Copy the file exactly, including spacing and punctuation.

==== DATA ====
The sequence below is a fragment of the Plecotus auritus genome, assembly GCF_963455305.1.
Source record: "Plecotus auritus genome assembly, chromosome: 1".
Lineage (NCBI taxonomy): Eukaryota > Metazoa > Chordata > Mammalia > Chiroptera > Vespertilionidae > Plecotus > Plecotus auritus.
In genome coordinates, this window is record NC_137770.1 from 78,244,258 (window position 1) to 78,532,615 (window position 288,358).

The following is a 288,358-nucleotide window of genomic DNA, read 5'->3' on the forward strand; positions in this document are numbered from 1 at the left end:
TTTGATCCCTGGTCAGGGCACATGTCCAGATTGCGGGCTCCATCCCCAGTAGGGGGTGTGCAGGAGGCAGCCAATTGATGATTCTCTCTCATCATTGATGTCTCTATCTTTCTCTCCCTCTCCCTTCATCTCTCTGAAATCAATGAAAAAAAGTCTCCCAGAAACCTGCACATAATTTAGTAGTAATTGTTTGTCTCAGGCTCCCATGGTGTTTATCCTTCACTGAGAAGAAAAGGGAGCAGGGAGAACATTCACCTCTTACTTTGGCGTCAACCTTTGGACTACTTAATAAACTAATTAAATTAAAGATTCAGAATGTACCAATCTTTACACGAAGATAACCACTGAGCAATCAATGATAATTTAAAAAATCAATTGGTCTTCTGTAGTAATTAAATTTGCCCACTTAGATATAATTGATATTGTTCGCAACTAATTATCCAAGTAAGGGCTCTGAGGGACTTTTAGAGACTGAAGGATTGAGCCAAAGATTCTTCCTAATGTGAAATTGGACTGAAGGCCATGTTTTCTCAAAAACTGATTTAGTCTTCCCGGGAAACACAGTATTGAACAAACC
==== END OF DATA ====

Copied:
The sequence below is a fragment of the Plecotus auritus genome, assembly GCF_963455305.1.
Source record: "Plecotus auritus genome assembly, chromosome: 1".
Lineage (NCBI taxonomy): Eukaryota > Metazoa > Chordata > Mammalia > Chiroptera > Vespertilionidae > Plecotus > Plecotus auritus.
In genome coordinates, this window is record NC_137770.1 from 78,244,258 (window position 1) to 78,532,615 (window position 288,358).

The following is a 288,358-nucleotide window of genomic DNA, read 5'->3' on the forward strand; positions in this document are numbered from 1 at the left end:
TTTGATCCCTGGTCAGGGCACATGTCCAGATTGCGGGCTCCATCCCCAGTAGGGGGTGTGCAGGAGGCAGCCAATTGATGATTCTCTCTCATCATTGATGTCTCTATCTTTCTCTCCCTCTCCCTTCATCTCTCTGAAATCAATGAAAAAAAGTCTCCCAGAAACCTGCACATAATTTAGTAGTAATTGTTTGTCTCAGGCTCCCATGGTGTTTATCCTTCACTGAGAAGAAAAGGGAGCAGGGAGAACATTCACCTCTTACTTTGGCGTCAACCTTTGGACTACTTAATAAACTAATTAAATTAAAGATTCAGAATGTACCAATCTTTACACGAAGATAACCACTGAGCAATCAATGATAATTTAAAAAATCAATTGGTCTTCTGTAGTAATTAAATTTGCCCACTTAGATATAATTGATATTGTTCGCAACTAATTATCCAAGTAAGGGCTCTGAGGGACTTTTAGAGACTGAAGGATTGAGCCAAAGATTCTTCCTAATGTGAAATTGGACTGAAGGCCATGTTTTCTCAAAAACTGATTTAGTCTTCCCGGGAAACACAGTATTGAACAAACC